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The Man MAG
The man lay on the cold stone step with his useless leg and dirty cast resting in front of him. His one crutch, broken and too short, lay by his side. He looked strangely peaceful, as if he had no cares or worries. Night was coming and he waited for darkness to settle over the city. Pulling his thread-bare blanket around him, he stretched his good leg out on the narrow step. He looked through the locked door wistfully, probably wishing he could sleep the night in warmth for once. Then he sighed, as if realizing that that was too much to hope for.
It was dark and he lay his unkempt head of hair on the cold stone step. After a few seconds, he lifted his head and slid a precious corner of blanket under it to shield it from the bare step. He closed his eyes, waiting for sleep to come and deliver him from the cold world. Uncomfortable, he tried to wiggle into a warmer, cozier position on his narrow stone bed. After stirring a few more times, and almost rolling off the step, he seemed to relax and settle into slumber.
* * *
I was only about six, so you can imagine how excited I was about driving to downtown Boston to meet my father at his office. The family would then eat out and visit the Science Museum. I always looked forward to the annual trip, even though the traffic and buildings scared me.
"Brad, get your coat and get in the car to go meet Daddy!" my mother called, jolting me out of my daydreams.
"Mommy, will we get to go in Daddy's building and see his office?" I asked hopefully, for I loved to try out his electric typewriter.
"Maybe," replied my mother. "If we have enough time."
"How 'bout the elevator?" I cried, thinking of the thrilling ride up to my father's 25th floor office.
"Yes, if Daddy is still in his office," my mother said.
"Goody!" I yelled and as the car began to move I studied the fake leather on the seat, tracing the pattern with a finger. Again, I thought of the sights, sounds, smells, and excitement of the city. Normally I hated to get stuck in traffic, but in Boston I almost wished for traffic so I could take it all in.
I loved to stare at the people in the tollbooths. Their green costumes fascinated me and sometimes if I stared hard enough I would get some reaction out of them.
During the rest of the ride I occupied my time watching the yellow lines and metal fences fly by, staring at people in other cars, trying to get truck drivers to beep, and best of all, bugging Susannah. The ride went quickly and it wasn't long before I spotted the first tall building on the horizon. It shimmered blue in the distance, like a large mountain except for the rectangular shape.
"Hey Mom, is that Daddy's building over there?" I yelled, jumping up in the car so high that I betrayed the fact that I had no seatbelt on.
"No, that is not Daddy's building," my mother replied, "and get into your seatbelt like I told you to!"
"I was, Mom, I was," I replied.
I put the thing across my stomach and felt it tighten on my guts. Although I couldn't stand it, I didn't want to risk another attempt. However, in a minute, more buildings came in sight and I forgot all about my seatbelt blues.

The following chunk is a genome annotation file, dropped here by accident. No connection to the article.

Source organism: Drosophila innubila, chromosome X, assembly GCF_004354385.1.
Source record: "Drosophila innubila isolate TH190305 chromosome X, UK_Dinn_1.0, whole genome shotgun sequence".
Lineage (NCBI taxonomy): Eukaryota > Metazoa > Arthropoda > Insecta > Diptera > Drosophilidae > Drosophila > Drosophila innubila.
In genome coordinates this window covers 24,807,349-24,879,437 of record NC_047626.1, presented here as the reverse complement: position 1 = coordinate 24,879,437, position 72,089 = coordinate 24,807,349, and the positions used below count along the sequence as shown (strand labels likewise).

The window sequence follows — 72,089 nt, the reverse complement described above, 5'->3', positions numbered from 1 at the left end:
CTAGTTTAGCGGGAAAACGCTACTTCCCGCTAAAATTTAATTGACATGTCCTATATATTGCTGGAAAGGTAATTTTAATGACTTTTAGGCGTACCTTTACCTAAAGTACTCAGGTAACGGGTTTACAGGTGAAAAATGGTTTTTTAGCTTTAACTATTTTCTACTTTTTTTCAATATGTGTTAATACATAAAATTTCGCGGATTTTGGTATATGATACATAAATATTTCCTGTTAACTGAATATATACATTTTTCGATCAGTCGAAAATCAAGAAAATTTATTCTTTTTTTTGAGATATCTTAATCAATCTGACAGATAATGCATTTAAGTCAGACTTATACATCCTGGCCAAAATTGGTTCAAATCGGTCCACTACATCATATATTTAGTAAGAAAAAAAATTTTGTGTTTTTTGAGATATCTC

"Is that Daddy's building?" I asked hopefully.
"No Brad, we have to go through the tunnel first," came the reply.
"Yahoo!" I whooped. "We get to go through the tunnel!" I had forgotten all about the big Prudential tunnel. I loved going through the mile -long stretch of pitch blackness.
I kept asking about my father's building until my mother told me she would show it to me the minute she saw it. We were stuck in traffic and my mother was fuming, saying that we were late. I saw a building with pink-gray granite sides elaborately polished with windows and warm lights from inside. It was a handsome building. My gaze drifted away, but as the traffic moved forward I faced the building. On the steps I could make out a figure huddled against the cold.
As the traffic jam broke up and the car pulled away I craned my neck to have a last look at the horribly sad sight. My eyes had been riveted on the man with the crutch for the minute or so we had been there. I had tried to look away but I just couldn't. I had not been in the city too often and had never seen such poverty-stricken people. The vivid image stayed with me all that night, strangely subduing me.
I sat in the back, staring hard at the driver's seat in front of me, deep in thought. The more I tried to push the awful image out of my mind, the worse it became.
I had completely forgotten my father's building and when my mother pointed it out to me I looked once and thought of that poor man that didn't even have a bed to sleep in.
When we came to the building and my mother announced that we had enough time to visit my father's office I didn't even enjoy the elevator ride. That vivid picture kept haunting me. I even declined a chance to try the electric typewriter on the tall desk. I didn't bother to ask for a ride on the swivel chair, for I knew I couldn't enjoy it.
I couldn't think of anything but that man on the marble steps. At the restaurant the food stuck in my throat when I thought that the unknown man probably hadn't had dinner at all.
Later at the Boston Museum of Science the only thing that interested me was a collection box marked FEED AND CLOTHE THE POOR. If I had had one hundred dollars, I would have dropped it in.
* * *
When I saw the man with the broken leg and no proper place to sleep, I began to realize just how lucky I am and even to feel guilty about it. I was young and ignorant of such things. I had never known that some people don't have a house and don't have a meal placed in front of them three times a day.
The shocking image of that homeless, dirty, skinny and unfed man still comes to me whenever I see a street person. I think of him when ever I see a charity collection box and remember how lucky I really am. n